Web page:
refers to the role of the map in the process of indirect cognition and understanding of geographical
space—cognition realized through maps. A social understanding of mapping concepts is evolving
and covers the entire spectrum of geoinformation products. It seems that the latest geoinformation
solutions, such as navigation applications and, in particular, applications supporting the movement
of autonomous vehicles (e.g., self-driving cars), have had a particular impact on the concept of the
map. This is confirmed by the results of a survey conducted by the authors on a group of nearly 900
respondents from a variety of countries. The vast majority of users are convinced that the contem-
porary understanding of the concept of the map is a long way from the classic definition of this
concept. Therefore, in the opinion of the authors of this article, it is worth undertaking research that
will become a starting point for a discussion about the broader definition of the map in GIScience.
Keywords: map definition; cartography theory; navigation application; LBS; HD maps
1. Introduction
There are many contexts in which the terms “map” and “mapping” are used, for
example, in mathematics, logic, biology, cartography, robotics, and computer technology.
These terms are fundamental for cartography, as it is this discipline that deals with the
art, science, and technology of making and using maps [1]. The current ICA (International
Cartographic Association) definition of a map is as follows: “a symbolized representation
of geographical reality representing selected features or characteristics, resulting from the
creative effort of its author’s execution of choices, and is designed for use when a spatial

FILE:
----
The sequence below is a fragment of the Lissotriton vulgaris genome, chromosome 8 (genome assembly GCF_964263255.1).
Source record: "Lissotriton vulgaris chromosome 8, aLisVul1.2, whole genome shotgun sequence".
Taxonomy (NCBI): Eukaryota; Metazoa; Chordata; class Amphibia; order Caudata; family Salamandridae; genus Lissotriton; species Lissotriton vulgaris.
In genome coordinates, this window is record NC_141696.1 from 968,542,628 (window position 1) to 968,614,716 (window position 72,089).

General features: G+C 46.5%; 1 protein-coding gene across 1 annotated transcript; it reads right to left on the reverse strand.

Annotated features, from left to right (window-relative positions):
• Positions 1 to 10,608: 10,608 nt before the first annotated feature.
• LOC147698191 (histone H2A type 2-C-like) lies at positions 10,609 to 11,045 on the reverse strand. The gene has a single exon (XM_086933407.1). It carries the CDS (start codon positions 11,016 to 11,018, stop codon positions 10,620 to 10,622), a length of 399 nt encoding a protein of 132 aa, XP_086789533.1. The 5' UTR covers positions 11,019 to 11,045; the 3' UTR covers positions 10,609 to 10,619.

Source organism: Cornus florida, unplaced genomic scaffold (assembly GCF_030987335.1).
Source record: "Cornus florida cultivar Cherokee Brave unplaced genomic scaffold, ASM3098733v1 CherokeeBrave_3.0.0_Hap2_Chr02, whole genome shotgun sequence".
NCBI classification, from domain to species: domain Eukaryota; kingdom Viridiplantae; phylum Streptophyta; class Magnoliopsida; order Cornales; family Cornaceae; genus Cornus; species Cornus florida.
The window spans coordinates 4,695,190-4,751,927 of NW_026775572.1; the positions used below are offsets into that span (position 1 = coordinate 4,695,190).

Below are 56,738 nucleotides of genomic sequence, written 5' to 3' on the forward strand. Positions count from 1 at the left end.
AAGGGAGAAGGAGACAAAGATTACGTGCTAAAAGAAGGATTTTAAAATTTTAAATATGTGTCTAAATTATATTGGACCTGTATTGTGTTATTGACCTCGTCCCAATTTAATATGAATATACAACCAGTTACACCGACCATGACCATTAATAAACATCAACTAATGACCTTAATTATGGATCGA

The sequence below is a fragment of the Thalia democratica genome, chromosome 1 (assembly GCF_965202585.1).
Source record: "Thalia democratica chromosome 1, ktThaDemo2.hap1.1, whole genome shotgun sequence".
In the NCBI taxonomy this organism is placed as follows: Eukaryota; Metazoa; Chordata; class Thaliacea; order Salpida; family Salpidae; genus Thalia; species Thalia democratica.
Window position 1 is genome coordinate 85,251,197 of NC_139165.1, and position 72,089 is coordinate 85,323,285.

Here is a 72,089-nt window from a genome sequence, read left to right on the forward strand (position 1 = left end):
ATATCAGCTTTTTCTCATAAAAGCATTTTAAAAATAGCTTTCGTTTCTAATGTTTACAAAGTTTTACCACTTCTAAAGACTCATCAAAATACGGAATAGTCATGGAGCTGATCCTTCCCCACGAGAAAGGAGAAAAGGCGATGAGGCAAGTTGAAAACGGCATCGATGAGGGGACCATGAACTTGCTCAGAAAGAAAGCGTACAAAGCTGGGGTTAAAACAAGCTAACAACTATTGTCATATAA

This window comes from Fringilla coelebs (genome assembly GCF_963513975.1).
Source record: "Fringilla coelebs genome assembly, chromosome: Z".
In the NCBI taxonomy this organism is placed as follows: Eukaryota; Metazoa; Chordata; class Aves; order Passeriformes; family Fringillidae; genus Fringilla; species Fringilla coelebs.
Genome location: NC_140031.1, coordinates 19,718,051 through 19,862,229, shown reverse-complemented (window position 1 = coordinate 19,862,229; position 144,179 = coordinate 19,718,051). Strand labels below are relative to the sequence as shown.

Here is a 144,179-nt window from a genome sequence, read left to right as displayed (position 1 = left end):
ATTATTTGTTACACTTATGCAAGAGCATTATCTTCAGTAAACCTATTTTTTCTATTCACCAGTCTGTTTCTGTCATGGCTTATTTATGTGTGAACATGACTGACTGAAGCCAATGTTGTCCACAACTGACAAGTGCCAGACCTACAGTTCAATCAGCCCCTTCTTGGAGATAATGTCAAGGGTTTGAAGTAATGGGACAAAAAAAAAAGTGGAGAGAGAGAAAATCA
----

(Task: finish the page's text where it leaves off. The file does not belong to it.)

relationship is of primary relevance”. However, very often one can still find definitions
similar to the following: “a map: graphic representation, drawn to scale and usually on a
flat surface, of features—for example, geographical, geological, or geopolitical—of an area
of the Earth or any other celestial body” [2].
The broad meanings of the terms “map” and “mapping” are worth analyzing be-
cause it also raises the possibility of a universal look at the map in the cartographic sense.
Citation: Gotlib, D.; Olszewski, R.;
Gartner, G. The Extended Concept
of the Map in View of Modern
Geoinformation Products. ISPRS Int.
. Geo-Inf. 2021, 10, 142.
Academic Editors: Christos Chalkias
and Wolfgang Kainz
Received: 21 January 2021
Accepted: 1 March 2021
Published: 5 March 2021
Publisher’s Note: MDPI stays neu-
tral with regard to jurisdictional
claims in published maps and insti-
tutional affiliations.
Copyright: © 2021 by the author.
Licensee MDPI, Basel, Switzerland.
This article is an open access article
distributed under the terms and
conditions of the Creative Commons
Attribution (CC BY) license
ISPRS Int. J. Geo-Inf. 2021, 10, 142 2 of 16
Due to limitations and assumptions, however, this paper mainly focuses on the carto-
graphic/geoinformation context.
Princeton’s WordNet [3] defines mapping as “a mathematical relation such that each
element of a given set (the domain of the function) is associated with an element of another
set (the range of the function)”. Mapping in mathematics “applies to any set: a collection
of objects, such as all whole numbers, all the points on a line, or all those inside a circle”
[4]. Based on studies in mathematics (e.g., [5]), we can also conclude that “a map is often